2019-09-13 17:02                                             ` General Zed
2019-09-14  0:59                                             ` Zygo Blaxell
2019-09-14  1:28                                               ` General Zed
2019-09-14  4:28                                                 ` Zygo Blaxell [this message]
2019-09-15 18:05                                                   ` General Zed
2019-09-16 23:05                                                     ` Zygo Blaxell
2019-09-13  7:51                                         ` General Zed
2019-09-13 11:04                                     ` Austin S. Hemmelgarn
2019-09-13 20:43                                       ` Zygo Blaxell
2019-09-14  0:20                                         ` General Zed
2019-09-14 18:29                                       ` Chris Murphy
2019-09-14 23:39                                         ` Zygo Blaxell
2019-09-13 11:09                                   ` Austin S. Hemmelgarn
2019-09-13 17:20                                     ` General Zed
2019-09-13 18:20                                       ` General Zed
2019-09-12 19:54                           ` Austin S. Hemmelgarn
2019-09-12 22:21                             ` General Zed
2019-09-13 11:53                               ` Austin S. Hemmelgarn
2019-09-13 16:54                                 ` General Zed
2019-09-13 18:29                                   ` Austin S. Hemmelgarn
2019-09-13 19:40                                     ` General Zed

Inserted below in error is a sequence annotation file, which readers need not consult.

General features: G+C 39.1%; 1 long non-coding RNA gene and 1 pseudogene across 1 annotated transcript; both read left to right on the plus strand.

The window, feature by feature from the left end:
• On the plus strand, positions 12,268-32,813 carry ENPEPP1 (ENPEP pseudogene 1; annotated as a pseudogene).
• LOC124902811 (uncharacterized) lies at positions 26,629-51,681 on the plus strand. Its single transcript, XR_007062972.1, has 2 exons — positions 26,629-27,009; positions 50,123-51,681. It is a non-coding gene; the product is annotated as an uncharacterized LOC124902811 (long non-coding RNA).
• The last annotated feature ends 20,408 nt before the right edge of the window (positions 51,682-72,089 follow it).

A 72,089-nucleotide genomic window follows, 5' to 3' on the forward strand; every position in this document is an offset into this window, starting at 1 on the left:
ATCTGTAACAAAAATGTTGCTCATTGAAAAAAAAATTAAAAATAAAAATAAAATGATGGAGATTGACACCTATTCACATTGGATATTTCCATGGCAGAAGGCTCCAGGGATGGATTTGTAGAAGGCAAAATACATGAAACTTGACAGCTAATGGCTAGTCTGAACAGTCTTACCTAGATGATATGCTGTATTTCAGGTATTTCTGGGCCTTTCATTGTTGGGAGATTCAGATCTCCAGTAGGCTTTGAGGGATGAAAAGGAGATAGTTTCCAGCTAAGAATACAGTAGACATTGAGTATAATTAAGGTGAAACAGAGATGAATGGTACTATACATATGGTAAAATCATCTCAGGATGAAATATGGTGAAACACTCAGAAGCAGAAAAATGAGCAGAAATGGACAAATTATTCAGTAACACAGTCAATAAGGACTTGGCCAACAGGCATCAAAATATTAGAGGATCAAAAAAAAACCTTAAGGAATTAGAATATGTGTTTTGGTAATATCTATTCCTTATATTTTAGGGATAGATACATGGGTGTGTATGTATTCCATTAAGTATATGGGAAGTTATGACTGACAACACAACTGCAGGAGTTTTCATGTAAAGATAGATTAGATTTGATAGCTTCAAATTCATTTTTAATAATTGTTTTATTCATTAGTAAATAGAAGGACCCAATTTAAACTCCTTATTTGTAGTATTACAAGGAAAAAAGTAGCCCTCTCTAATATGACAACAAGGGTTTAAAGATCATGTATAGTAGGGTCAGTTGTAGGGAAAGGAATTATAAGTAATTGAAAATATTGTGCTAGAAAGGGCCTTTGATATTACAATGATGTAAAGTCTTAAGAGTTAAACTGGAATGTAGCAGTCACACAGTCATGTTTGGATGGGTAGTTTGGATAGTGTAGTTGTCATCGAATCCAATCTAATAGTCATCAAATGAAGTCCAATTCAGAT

2019-09-14 15:10                                       ` Jukka Larja
2019-09-12 22:47                             ` General Zed
2019-09-11 21:37                   ` Zygo Blaxell
2019-09-11 23:21                     ` webmaster
2019-09-12  0:10                       ` Remi Gauvin
2019-09-12  3:05                         ` webmaster
2019-09-12  3:30                           ` Remi Gauvin
2019-09-12  3:33                             ` Remi Gauvin
2019-09-12  5:19                       ` Zygo Blaxell
2019-09-12 21:23                         ` General Zed
2019-09-14  4:12                           ` Zygo Blaxell
2019-09-16 11:42                             ` General Zed
2019-09-17  0:49                               ` Zygo Blaxell
2019-09-17  2:30                                 ` General Zed
2019-09-17  5:30                                   ` Zygo Blaxell
2019-09-17 10:07                                     ` General Zed
2019-09-17 23:40                                       ` Zygo Blaxell
2019-09-18  4:37                                         ` General Zed
2019-09-18 18:00                                           ` Zygo Blaxell
2019-09-10 23:58             ` webmaster
2019-09-09 23:24         ` Qu Wenruo
2019-09-09 23:25         ` webmaster
2019-09-09 16:38       ` webmaster
2019-09-09 23:44         ` Qu Wenruo
2019-09-10  0:00           ` Chris Murphy
2019-09-10  0:51             ` Qu Wenruo
2019-09-10  0:06           ` webmaster
2019-09-10  0:48             ` Qu Wenruo
2019-09-10  1:24               ` webmaster
2019-09-10  1:48                 ` Qu Wenruo
2019-09-10  3:32                   ` webmaster
2019-09-10 14:14                     ` Nikolay Borisov
2019-09-10 22:35                       ` webmaster
2019-09-11  6:40                         ` Nikolay Borisov
2019-09-10 22:48                     ` webmaster
2019-09-10 23:14                   ` webmaster
2019-09-11  0:26               ` webmaster
2019-09-11  0:36                 ` webmaster
2019-09-11  1:00                 ` webmaster
2019-09-10 11:12     ` Austin S. Hemmelgarn
2019-09-09  3:12 webmaster